A HIGHLY confidential police file containing the name and personal details of a teenage rape victim has been found on a Blackpool street.
The 10-page document contains a photograph of the girl, who had been reported missing to the police, as well as details of her age, address, home and mobile phone numbers, school and even sexuality.
It also makes reference to her being raped by a teenage boy and gives the name of the offender.
The Information Commissioner’s Office (ICO) today vowed to investigate “a possible data breach” and Blackpool Police has now launched its own internal inquiry after being alerted to the missing document by The Gazette.
The teenager, who lives with foster carers in the resort, had been reported missing earlier this month.
A dog walker came across the stapled sheets of paper on the ground on North Drive in Anchorsholme around 8.25am on Saturday.
He said: “It’s scandalous. I’m appalled so much confidential information has been left on the street. I was walking along North Drive when I noticed some paper on the ground. I picked it up to put it in the bin and then it hit me what it actually was.
“What if a paedophile had got hold of it? This is about a vulnerable girl who has gone missing and there are her personal details for everyone to see.
“There are accusations about members of the public and what they are suspected of.
“There are 10 pages of it – someone has been very careless.
“It’s so dangerous to have information like this lying around.”
The report describes actions by police officers following the girl’s disappearance – including a visit to an ex-boyfriend who is described as being a convicted sex offender.
The file also discloses the name and contact details for her foster carer, her parents, and other “associates”, including a suspected rapist.
The document had been printed off Lancashire Police’s computer system, known as SLEUTH.
Calls are now being made for a review to find out how the information was left on a street.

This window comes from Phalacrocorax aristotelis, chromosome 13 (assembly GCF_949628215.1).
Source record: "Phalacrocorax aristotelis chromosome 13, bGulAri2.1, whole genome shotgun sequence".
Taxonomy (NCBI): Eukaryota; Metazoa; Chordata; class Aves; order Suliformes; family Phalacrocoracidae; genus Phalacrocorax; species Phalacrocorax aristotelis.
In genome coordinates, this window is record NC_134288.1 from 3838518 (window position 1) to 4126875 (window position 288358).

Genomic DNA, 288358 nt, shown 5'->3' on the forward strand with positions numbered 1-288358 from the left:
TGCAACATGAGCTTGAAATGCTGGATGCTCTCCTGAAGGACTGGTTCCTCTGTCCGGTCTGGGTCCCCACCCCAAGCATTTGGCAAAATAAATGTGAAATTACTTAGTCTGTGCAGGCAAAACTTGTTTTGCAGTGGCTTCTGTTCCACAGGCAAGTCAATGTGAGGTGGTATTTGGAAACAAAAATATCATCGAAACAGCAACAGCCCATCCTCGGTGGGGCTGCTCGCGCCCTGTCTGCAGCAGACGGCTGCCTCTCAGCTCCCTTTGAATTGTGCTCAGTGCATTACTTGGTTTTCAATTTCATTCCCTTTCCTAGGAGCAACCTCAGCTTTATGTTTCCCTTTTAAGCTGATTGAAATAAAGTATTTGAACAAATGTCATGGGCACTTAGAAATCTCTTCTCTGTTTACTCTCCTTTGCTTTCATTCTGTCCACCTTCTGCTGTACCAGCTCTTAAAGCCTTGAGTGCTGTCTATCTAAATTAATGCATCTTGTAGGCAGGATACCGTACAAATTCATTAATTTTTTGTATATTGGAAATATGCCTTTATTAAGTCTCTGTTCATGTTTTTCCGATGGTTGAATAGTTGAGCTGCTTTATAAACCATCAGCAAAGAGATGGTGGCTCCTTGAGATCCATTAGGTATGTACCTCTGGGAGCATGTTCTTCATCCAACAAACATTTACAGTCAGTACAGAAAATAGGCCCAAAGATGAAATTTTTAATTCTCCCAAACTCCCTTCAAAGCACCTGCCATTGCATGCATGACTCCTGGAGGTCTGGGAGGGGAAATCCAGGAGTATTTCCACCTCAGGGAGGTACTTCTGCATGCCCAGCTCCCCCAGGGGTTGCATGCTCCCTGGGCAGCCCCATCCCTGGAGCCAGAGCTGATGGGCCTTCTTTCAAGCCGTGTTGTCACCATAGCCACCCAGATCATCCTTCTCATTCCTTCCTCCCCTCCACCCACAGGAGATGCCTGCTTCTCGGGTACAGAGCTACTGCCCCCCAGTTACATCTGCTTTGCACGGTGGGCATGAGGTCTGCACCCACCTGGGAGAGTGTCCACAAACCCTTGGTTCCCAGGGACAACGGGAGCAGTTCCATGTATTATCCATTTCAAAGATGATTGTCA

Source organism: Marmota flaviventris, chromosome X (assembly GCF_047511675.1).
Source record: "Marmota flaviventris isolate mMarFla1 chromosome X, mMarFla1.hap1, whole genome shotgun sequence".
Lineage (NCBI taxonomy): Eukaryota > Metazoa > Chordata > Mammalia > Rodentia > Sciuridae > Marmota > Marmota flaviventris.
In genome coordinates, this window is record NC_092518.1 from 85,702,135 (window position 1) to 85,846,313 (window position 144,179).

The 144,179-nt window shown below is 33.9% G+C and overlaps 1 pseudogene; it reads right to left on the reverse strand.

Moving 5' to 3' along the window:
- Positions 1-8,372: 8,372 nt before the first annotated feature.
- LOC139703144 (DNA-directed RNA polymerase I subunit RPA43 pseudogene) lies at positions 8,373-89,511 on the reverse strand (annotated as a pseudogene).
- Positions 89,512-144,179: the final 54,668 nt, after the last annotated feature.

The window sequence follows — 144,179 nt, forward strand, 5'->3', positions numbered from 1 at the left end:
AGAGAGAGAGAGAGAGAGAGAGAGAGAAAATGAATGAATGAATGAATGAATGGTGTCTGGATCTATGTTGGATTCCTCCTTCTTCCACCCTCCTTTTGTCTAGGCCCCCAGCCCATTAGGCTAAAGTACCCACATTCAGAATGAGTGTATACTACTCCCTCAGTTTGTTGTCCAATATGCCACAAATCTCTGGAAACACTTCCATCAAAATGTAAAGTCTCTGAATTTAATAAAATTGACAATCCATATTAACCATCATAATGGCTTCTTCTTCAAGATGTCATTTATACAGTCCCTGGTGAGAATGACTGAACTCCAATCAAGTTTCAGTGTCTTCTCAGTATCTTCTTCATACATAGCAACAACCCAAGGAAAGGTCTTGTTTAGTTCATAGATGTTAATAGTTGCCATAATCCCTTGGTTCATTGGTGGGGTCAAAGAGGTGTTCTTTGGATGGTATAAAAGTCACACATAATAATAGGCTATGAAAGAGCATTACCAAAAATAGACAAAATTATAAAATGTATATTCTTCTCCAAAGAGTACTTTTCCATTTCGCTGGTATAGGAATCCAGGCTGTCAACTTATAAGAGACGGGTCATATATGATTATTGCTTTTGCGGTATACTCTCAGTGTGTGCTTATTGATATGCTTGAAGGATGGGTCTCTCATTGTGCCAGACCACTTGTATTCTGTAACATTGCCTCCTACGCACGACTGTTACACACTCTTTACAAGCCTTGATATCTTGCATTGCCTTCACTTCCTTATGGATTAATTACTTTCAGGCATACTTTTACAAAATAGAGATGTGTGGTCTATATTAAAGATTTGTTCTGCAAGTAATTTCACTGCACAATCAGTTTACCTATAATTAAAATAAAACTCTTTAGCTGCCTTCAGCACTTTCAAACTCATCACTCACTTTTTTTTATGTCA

Paul Maynard, MP for Blackpool North and Cleveleys, said: “This is a matter of great concern.
“I applaud The Gazette for handing the document to the police. I hope the police will look into it as soon as possible.”
And Gordon Marsden, MP for Blackpool South, said: “It’s a concern. Hopefully the police will be able to find out the circumstances surrounding how it was left outside as soon as possible and produce an explanation on it.”
The teenager is described as a “medium” risk and was put under the category of “juvenile in need of protection or who poses a threat”.
She had a history of being missing from home and had previously disappeared.
A spokesman from the Information Commissioner’s Office said: “We have been informed of a possible data breach which may involve Lancashire Constabulary. We will be making inquiries into the circumstances of the alleged breach of the Data Protection Act before deciding what action, if any, needs to be taken.”
The dog walker added: “I found it at 8.25am on Saturday. It hadn’t been there the previous night.
“Questions need to be asked. There needs to be an investigation. Whoever is responsible needs to
answer some questions.
“Why did this information leave the office for all to see? It may as well have been put up on a notice board.”
The police, who say the girl was found safe and well a couple of days later, have already begun an internal inquiry.
Insp David Old, operations inspector for central Blackpool, said: “I’m grateful to The Gazette for bringing it to our attention.
“I have commenced an internal inquiry to establish how these documents have come into the public domain, but until I’ve got further on with the inquiry I am keeping an open mind as to how the paper work has fallen into the hands of the public.
“There will be a look at procedures and if there is a lesson to be learnt procedurally from this, we will.”
The discovery of the file comes after it was revealed 30 Lancashire officers and staff have abused access to confidential files.
Earlier this month, The Gazette reported how four police staff were sacked, one resigned and five were given final warnings.
In Blackpool, it was alleged a police officer used computer systems to access information about a woman and then disclosed it “inappropriately”.
The officer, who allegedly committed the breach in 2009, resigned before a disciplinary hearing was held.
Another Lancashire Police worker was sacked after they posted confidential police information on social networking site Facebook.